Richard’s book Endangered Species that I mentioned yesterday is all about the endangered species of English country folk, but after meeting with him I went on to hear George Monbiot, and three other speakers (one from Greenpeace, one from The Campaign Against Climate Change and one from the Heathrow Climate Camp) talk about the wider endangered species – the human being.
Monbiot should be Prime Minister. The situation is unbelievably gloomy and yet he is able to offer a lifeline of hope while still being sober and realistic. As a masterful orator he is completely conversant with his subject, and is able to talk about such a difficult situation with humanity and humour.
It’s best to go the horse’s mouth to hear what he has to say. Have a look at his website and at a project he refers to: Zero Carbon Britain. The latest research shows that only zero carbon emissions can now avert climate catastrophe. Although this seems impossible to achieve, Monbiot believes it can be done. It would apparently not be expensive to create an array of solar panels across the Sahara and a field of windmills in the North Sea that would feed into the European grid and give enough zero-carbon electricity to power all of Europe. But is there enough political will to achieve this? And then there’s the rest of the world…
But as he finished by saying: “If not now, when? If not here, where? If not us, then who?”
To give you a feel for the power of his ideas, here’s an excerpt from his site. He’s one of those people who dares to say what many of us only dare to think…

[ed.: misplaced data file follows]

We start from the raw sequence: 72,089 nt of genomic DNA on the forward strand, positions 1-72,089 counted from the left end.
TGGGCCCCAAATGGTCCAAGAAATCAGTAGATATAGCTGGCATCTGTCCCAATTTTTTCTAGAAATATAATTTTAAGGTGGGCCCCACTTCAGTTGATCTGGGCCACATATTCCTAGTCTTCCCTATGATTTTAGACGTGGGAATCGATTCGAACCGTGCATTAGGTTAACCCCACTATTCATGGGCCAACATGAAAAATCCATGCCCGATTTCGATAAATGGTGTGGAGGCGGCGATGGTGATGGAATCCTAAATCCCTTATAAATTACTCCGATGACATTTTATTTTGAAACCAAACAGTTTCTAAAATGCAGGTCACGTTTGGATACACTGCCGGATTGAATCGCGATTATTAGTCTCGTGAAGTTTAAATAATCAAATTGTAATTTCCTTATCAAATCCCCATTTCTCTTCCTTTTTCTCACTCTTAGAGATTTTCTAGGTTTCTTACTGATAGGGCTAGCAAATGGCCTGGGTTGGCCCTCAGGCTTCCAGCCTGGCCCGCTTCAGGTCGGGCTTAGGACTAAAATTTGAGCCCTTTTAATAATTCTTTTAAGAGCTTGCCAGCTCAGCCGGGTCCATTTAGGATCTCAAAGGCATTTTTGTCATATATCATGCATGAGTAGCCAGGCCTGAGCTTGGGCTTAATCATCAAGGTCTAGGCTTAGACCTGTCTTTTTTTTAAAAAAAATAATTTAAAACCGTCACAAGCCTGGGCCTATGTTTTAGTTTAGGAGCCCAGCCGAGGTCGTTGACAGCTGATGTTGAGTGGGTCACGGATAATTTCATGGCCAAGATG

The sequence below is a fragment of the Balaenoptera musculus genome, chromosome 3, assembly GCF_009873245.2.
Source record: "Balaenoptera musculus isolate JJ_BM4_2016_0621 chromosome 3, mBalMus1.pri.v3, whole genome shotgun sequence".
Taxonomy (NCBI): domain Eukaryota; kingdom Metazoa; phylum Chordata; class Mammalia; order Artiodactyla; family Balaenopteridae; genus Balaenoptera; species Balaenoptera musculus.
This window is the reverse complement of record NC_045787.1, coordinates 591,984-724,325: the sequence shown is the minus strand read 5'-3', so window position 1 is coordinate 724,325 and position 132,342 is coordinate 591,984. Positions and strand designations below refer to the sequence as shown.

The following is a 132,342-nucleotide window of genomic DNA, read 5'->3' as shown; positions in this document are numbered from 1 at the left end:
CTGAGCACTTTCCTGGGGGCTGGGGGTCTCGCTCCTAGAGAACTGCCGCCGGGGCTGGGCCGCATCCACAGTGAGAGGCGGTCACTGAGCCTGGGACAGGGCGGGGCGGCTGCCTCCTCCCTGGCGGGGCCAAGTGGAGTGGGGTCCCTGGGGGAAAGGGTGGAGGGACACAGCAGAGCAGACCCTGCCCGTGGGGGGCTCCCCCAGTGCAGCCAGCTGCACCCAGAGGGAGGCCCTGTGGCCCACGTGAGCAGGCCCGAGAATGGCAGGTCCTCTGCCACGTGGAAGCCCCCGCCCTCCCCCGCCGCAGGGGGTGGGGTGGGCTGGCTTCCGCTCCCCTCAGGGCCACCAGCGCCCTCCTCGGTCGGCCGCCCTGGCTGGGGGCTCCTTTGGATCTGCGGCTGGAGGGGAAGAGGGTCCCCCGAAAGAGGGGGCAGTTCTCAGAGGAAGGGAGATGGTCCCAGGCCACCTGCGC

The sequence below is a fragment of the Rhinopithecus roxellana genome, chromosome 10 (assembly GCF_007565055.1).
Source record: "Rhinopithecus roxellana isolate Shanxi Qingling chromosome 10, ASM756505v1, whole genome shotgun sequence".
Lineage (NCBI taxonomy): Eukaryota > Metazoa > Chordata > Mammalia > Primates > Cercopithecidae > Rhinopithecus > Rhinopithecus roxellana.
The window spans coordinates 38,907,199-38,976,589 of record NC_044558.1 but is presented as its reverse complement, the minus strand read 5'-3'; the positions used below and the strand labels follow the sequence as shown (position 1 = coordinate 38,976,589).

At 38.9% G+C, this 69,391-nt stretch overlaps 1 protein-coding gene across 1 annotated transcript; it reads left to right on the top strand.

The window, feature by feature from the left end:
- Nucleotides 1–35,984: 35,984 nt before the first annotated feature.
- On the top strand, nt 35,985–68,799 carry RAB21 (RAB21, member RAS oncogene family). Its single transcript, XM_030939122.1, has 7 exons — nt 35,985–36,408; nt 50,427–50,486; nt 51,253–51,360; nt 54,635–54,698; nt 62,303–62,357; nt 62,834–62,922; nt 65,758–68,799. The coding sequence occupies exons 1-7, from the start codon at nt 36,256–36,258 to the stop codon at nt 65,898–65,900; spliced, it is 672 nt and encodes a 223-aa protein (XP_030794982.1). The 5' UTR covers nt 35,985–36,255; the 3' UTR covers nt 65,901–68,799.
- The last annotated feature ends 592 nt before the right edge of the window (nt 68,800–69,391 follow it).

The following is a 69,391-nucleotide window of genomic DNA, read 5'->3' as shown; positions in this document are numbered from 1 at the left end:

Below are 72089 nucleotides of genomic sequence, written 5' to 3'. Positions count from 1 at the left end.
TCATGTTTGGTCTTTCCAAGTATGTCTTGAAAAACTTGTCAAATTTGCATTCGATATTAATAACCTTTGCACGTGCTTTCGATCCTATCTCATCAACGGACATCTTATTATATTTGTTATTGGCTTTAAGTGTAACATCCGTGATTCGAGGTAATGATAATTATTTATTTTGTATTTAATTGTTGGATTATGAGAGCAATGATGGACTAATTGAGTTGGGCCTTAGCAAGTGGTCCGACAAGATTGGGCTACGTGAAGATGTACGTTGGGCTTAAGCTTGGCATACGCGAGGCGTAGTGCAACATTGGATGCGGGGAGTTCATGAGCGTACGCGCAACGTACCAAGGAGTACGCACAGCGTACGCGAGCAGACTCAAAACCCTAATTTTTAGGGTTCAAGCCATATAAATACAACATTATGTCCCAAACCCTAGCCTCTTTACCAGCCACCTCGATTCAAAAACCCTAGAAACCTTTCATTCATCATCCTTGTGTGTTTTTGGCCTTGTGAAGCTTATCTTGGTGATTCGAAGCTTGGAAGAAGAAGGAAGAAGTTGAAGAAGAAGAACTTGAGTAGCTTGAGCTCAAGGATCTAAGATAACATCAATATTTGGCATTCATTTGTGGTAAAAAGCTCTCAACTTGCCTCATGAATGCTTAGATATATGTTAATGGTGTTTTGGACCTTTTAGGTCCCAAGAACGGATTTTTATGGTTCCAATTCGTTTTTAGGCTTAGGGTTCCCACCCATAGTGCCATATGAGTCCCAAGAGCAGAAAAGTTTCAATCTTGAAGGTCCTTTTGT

How else will the destructive effects of growth be stopped?
By George Monbiot. Published in the Guardian 9th October 2007
If you are of a sensitive disposition, I advise you to turn the page now. I am about to break the last of the universal taboos. I hope that the recession now being forecast by some economists materialises.
I recognise that recession causes hardship. Like everyone I am aware that it would cause some people to lose their jobs and homes. I do not dismiss these impacts or the harm they inflict, though I would argue that they are the avoidable results of an economy designed to maximise growth rather than welfare. What I would like you to recognise is something much less discussed: that, beyond a certain point, hardship is also caused by economic growth.
On Sunday I visited the only UN biosphere reserve in Wales: the Dyfi estuary. As is usual at weekends, several hundred people had come to enjoy its beauty and tranquillity and, as is usual, two or three people on jet skis were spoiling it for everyone else. Most economists will tell us that human welfare is best served by multiplying the number of jet skis. If there are two in the estuary today, there should be four there by this time next year and eight the year after. Because the estuary’s beauty and tranquillity don’t figure in the national accounts (no one pays to watch the sunset) and because the sale and use of jet skis does, this is deemed an improvement in human welfare….